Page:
Absalom durst not approach—no, not the presence of his father— by himself, without a mediator and intercessor; wherefore, he sends to Joab to go to the king and make intercession for him. (2 Sam 13, 14:32,33) Also, Joab durst not go upon that errand himself, but by the mediation of another. Sin is a fearful thing, it will quash and quail the courage of a man, and make him afraid to approach the presence of him whom he has offended, though the offended is but a man. How much more, then, shall it discourage a man, when once loaden with guilt and shame, from attempting to approach the presence of a holy and a sin-avenging God, unless he can come to him through, and in the name of, an intercessor? But here now is the help and comfort of the people of God—there is to help them under all their infirmities an intercessor prepared, and at work. 'He ever liveth to make intercession.'
3. I also infer from hence, that should we, out of an ignorant boldness and presumption, attempt, when we have offended, by ourselves to approach the presence of God, God would not accept us. He told Eliphaz so. What Eliphaz thought, or was about to do, I know not; but God said unto him, 'My wrath is kindled against thee, and against thy two friends; for ye have not spoken of me the thing that is right, as my servant Job hath. Therefore take unto you now seven bullocks, and seven rams, and go to my servant Job, and offer up for yourselves [that is, by him] a burnt-offering, and my servant Job shall pray for you; for him will I accept; lest I deal with you after your folly, in that ye have not spoken of me the thing which is right, like my servant Job.' See here, an offence is a bar and an obstruction to acceptance with God, but by a mediator, but by an intercessor. He that comes to God by himself, God will answer him by himself—that is, without an intercessor; and I will tell you, such are not like to get any pleasant or comfortable answer-I will answer him that so cometh according to the multitude of his idols. 'And I will set my face against that man, and will make him a sign and a proverb, and I will cut him off from the midst of my people; and ye shall know that I am the Lord.' (Eze 14:7,8)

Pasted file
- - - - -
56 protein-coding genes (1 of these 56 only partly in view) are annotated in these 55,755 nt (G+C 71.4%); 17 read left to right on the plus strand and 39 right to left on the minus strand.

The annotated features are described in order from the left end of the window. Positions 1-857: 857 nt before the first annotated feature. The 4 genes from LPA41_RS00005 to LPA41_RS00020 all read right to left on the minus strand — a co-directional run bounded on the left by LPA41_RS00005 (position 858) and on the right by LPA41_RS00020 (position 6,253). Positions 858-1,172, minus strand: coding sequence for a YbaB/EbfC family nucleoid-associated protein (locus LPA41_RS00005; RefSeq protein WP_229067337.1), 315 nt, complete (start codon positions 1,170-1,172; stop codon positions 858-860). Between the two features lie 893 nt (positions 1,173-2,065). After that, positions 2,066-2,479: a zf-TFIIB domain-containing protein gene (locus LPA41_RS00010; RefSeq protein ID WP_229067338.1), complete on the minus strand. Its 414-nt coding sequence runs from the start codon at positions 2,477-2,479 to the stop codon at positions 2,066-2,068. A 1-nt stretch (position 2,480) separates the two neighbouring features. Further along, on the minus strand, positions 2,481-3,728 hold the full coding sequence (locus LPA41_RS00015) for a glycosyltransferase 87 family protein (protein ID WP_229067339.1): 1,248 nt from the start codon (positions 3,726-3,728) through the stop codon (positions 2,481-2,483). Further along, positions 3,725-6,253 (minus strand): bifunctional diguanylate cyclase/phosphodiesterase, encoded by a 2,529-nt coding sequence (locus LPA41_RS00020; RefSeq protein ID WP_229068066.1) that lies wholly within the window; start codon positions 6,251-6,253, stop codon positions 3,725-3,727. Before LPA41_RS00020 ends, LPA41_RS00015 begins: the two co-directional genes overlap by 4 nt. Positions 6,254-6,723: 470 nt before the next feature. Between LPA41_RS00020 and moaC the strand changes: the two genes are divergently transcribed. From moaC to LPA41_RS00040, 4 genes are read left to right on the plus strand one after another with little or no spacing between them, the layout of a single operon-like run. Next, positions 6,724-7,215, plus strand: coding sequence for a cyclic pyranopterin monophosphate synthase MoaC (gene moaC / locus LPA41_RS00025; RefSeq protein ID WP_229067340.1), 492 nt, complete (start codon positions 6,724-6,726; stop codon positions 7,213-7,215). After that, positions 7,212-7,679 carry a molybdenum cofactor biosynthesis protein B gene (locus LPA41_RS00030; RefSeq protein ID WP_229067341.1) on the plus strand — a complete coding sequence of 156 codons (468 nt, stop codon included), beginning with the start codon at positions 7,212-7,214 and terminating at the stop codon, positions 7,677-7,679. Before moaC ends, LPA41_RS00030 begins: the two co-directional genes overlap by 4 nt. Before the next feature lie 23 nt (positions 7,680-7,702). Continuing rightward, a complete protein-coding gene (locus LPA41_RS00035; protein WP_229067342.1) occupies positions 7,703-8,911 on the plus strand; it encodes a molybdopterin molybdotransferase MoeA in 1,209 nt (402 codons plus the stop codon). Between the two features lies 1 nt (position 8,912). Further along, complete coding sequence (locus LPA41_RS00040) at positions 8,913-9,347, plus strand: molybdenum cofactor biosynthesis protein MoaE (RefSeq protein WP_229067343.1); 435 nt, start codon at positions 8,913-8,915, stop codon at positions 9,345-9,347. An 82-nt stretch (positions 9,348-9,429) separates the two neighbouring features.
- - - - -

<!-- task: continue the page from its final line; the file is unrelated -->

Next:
He that intercedes for another with a holy and just God had need be clean himself, lest he with whom he so busieth himself say to him, First clear thyself, and then come and speak for thy friend. Wherefore, this is the very description and qualification of this our High Priest and blessed Intercessor, 'For such an high priest became us, who is holy, harmless, undefiled, separate from sinners, and made higher than the heavens; who needeth not daily, as those high priests, to offer up sacrifice, first for his own sins,' &c. (Heb 7:26,27) Had we not had such an Intercessor, we had been but in a very poor case; but we have one that becomes us; one that fits us to the purpose; one against whom our God hath nothing, can object nothing; one in whose mouth no guile could be found.
4. Since Christ is an Intercessor, I infer that he has wherewithal in readiness to answer to any demands that may be propounded by him that hath been by us offended, in order to a renewing of peace and letting out of that grace to us that we have sinned away, and yet have need of. Ofttimes the offended saith to the intercessor, Well, thou comest to me about this man; what interest he has in thee is one thing, what offence he has committed against me is another. I speak now after the manner of men. Now, what can an intercessor do, if he is not able to answer this question? But now, if he be able to answer this question—that is, according to law and justice, no question but he may prevail with the offended, for him for whom he makes intercession.